Kat said it in her blog entry. We all fell in love with Baguio all over again. In a time when it’s getting overly crowded, these few days of fun in UP made me remember why I love it, and why I didn’t move to Diliman in the first place. It was great to spend time with my friends, and see people who were in UPB way before I was even old enough to realize there was a UP in Baguio.
2011 is UP Baguio’s 50th anniversary. Plans of another homecoming is in the works. Hopefully, my batchmates will be able to go (hint, hint).
Whew, that was long! For the rest of the pictures, you can check them out here, or at my Multiply.
I probably am one of the few people who passed the UPCAT never got the typical “congratulations” acceptance letter. Instead, mine read “Due to the planned expansion of UP College Baguio…” and was told I can enroll in any course, except Com Sci.
I’ve yet to meet anyone who has the same type of letter that I did.
I went back to UP Baguio a few weeks ago, to get a copies of my diploma and transcript authenticated. I had seen some familiar people, met with a few of my former mentors and gone around the campus just to see how things have changed.
As interesting an experience that was, it was far more exhilarating to actually be in UP Baguio with your friends and classmates and be surrounded by familiar people, bringing in memories of the great times you had when you were still in school. In that weekend, I was called ading by many of the admin and staff, and I felt like a freshman once again, mostly due to the fact the buildings were all so new… and the fact that I saw a lot of my upperclassmen (the seniors and up when I was a freshman).
In the words of Ma’am Macansantos when she gave her speech during the lunch program, “Welcome home.”
Welcome home indeed.
Day 1: Friday I arrived around 7 AM in Baguio of December 5. I took a day’s leave from work and got the 1 AM trip from Manila. Initially, I didn’t want to go because I felt that I was the only one who will be there. Somehow, at the last minute, I changed my mind and decided to go, even if my batch’s attendance would be small.
I dropped my things off at my sister’s dorm (who was also studying in Baguio) and slept for approximately an hour. I met her later for breakfast (almost getting lost because I didn’t know there was a Jollibee in Assumption Road) then headed to UP. Baguio has changed a lot, but in some way, it hasn’t changed at all.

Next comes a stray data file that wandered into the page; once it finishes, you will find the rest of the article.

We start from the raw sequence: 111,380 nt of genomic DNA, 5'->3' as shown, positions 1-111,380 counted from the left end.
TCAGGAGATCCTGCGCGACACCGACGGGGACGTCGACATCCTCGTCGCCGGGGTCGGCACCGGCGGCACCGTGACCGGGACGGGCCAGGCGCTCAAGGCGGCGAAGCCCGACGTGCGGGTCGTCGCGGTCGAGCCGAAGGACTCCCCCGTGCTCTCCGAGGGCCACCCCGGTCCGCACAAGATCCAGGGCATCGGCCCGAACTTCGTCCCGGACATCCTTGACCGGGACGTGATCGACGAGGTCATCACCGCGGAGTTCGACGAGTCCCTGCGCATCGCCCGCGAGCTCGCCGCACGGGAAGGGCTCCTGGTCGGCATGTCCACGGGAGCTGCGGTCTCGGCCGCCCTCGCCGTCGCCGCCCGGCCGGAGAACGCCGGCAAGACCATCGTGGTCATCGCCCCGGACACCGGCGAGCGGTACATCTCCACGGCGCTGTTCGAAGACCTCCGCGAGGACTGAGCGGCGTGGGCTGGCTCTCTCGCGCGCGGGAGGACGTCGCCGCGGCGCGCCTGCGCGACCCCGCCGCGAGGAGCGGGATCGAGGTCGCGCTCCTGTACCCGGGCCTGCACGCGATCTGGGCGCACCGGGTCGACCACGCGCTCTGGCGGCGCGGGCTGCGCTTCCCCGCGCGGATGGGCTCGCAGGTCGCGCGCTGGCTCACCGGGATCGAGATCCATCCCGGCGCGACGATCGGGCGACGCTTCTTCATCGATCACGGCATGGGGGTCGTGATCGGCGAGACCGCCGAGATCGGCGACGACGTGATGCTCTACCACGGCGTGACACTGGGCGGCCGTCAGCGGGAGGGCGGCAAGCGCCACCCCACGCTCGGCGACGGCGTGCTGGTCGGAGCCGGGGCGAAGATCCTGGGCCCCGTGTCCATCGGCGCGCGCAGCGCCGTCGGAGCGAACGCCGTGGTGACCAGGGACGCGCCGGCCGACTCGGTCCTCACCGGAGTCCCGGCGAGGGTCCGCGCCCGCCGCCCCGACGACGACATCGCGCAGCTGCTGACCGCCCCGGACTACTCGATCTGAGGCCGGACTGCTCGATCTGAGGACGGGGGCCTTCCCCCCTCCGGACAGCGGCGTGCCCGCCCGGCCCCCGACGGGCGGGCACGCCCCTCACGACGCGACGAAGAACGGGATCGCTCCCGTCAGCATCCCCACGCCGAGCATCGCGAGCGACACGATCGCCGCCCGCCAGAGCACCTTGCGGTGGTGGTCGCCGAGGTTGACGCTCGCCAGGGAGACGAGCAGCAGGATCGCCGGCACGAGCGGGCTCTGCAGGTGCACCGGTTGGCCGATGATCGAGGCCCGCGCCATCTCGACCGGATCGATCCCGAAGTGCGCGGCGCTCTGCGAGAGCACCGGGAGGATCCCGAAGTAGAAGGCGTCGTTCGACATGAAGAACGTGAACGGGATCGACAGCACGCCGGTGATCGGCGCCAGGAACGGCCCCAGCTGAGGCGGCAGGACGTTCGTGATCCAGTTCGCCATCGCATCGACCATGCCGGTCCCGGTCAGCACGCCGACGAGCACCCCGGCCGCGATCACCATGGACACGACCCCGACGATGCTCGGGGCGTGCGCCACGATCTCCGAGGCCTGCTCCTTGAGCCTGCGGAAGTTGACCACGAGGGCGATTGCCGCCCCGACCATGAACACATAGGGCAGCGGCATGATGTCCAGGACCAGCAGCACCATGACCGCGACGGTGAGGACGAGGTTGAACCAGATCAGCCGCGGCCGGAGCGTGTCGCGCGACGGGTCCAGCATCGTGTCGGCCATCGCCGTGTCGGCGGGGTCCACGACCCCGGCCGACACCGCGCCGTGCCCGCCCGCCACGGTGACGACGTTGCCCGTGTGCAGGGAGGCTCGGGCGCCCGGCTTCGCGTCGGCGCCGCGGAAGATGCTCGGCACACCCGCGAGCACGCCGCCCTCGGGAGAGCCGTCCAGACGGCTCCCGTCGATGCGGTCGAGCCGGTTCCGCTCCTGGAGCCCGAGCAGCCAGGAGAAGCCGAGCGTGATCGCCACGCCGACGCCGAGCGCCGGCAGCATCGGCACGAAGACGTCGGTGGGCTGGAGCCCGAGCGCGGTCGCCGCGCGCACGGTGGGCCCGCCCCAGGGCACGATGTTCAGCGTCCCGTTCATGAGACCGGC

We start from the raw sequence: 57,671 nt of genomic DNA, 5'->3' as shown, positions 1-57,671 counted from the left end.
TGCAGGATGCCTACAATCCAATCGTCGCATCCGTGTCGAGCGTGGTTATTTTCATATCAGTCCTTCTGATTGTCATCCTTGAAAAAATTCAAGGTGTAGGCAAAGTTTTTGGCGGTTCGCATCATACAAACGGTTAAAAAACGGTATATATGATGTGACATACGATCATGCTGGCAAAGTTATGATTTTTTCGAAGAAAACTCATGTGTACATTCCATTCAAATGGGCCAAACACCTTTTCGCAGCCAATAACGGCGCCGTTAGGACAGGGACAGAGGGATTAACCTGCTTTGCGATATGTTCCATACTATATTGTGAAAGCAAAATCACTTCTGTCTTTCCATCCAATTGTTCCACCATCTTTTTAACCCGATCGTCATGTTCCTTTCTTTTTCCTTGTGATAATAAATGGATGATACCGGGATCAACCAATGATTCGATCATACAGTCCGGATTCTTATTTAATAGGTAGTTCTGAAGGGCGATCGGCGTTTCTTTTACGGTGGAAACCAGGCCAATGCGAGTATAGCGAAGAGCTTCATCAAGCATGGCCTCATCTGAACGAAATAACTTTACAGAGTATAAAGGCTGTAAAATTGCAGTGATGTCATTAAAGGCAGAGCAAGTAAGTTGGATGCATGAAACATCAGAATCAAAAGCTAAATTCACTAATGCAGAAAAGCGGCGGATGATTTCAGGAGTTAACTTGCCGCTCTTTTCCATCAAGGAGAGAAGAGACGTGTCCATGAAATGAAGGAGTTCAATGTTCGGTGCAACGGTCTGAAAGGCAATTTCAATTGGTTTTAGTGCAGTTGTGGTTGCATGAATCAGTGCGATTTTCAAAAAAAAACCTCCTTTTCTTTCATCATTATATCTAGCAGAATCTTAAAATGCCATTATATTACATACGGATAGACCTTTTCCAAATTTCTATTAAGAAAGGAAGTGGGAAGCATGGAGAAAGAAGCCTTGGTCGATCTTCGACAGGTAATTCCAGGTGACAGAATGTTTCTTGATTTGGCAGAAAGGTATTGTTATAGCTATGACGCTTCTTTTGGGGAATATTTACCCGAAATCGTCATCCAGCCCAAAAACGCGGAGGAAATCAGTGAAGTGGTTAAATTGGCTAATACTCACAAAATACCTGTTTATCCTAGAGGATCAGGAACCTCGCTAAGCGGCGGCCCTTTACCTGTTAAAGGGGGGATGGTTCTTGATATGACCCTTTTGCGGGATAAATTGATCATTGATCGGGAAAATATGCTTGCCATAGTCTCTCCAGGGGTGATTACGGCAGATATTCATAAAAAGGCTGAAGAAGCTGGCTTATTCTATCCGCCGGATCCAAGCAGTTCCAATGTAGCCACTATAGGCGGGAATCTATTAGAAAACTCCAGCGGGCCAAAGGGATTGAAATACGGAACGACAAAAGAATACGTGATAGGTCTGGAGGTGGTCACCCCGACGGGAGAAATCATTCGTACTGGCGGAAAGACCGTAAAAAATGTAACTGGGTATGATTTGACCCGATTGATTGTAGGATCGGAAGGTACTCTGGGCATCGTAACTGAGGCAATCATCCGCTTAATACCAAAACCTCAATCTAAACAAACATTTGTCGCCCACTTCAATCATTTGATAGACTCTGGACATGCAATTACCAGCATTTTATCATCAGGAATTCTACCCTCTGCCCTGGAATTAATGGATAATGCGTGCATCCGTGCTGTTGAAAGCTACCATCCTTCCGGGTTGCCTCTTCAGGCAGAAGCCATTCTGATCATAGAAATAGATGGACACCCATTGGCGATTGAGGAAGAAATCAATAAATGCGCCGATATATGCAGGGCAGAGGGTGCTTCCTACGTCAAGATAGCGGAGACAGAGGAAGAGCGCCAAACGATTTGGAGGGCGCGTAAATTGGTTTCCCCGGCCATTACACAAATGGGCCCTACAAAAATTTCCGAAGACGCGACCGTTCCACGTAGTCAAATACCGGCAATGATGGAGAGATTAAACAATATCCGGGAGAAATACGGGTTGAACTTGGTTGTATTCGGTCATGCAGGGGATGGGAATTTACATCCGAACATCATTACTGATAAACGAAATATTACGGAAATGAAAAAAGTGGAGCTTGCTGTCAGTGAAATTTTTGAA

The atmosphere was festive. Students were milling about the campus, probably preparing for the activities later in the afternoon, or perhaps doing their projects and other requirements before Christmas vacation rolls in.
I headed towards the lobby, hoping to spot anyone that I know. I was about an hour early in meeting my friends, and I wasn’t fond of the idea of going around on my own.
I saw Ma’am Vicky Costina talking with a few of the staff about the registration tables. I saw several people in similar shirts, taking pictures, and talking. I figured they were alumni from years before I went to UP. Then, I heard a loud voice talking and when I turned to look, I saw Ma’am Claur. I couldn’t help but smile at her, remembering how intimidated I was during PE 1 (which we call fondly called Bio 1). She was talking to another alumnus, and rude as it may seem, I just stood there watching them. In my mind’s eye, she looked thinner than she did before, but on the whole, she looked the same.
Finally, my friends arrived. I think it was ok to greet them with shrieks and hugs, after all, it had been years since we last saw each other… well, years for my blockmate Thet and myself, though I saw Kat, Jang and Tiki sometime before.
We were among the first to register for the homecoming (I was #13 haha), so we were still able to choose our shirt sizes. We milled around the lobby for a bit, and saw the arrival of more familiar faces: Ma’am Helen from the clinic (retired now, and with whom I chatted with briefly about the many changes around the campus), Ma’am Brawner (my archery mentor and the team’s kakulitan during practice), and a few upperclassmen.
Afterwards we helped Tiki set-up a table for the memorabilia he was selling. We got a table from Ma’am Costina at the OPA office and found a good spot in front of the audi. There were a lot of people milling around waiting for the opening of the “Pagpupugay kay Sir Darnay” art exhibit.
My friends and I took that time to take pictures. I was sad that there were only four of us from our batch’s division (uy, college na siya ngayon!), but decided to make the most of it. Later, we found a few more batchmates from the Social Scienes and Nat Sci division, er, colleges.
We really didn’t do anything much except hang around, do some catching up and take pictures. Manang Mane came by and we just had to pose with her. Then I heard someone say “Sir Rolly” and saw him coming from the lobby. I’m sorry, I couldn’t help it. I literally jumped out of my chair, raised my arms and screeched “Sir Rolly!” I immediately corralled him for a picture with Thet, Kat and myself. I think I was hyperventilating. Oh well, that was heaps better than the last time I saw him, where I was so tongue-tied I could only grin at him idiotically.
Of course, we also tried to sell the memorabilia and chatted with a few of the alumni. It was cool to see the turnout from the earlier batches, and I was even more amazed when I spied a man who came from Class 1967! He was by his lonesome, which I thought was sad, but later on, he was with a few other people who were his friends back then. Cool.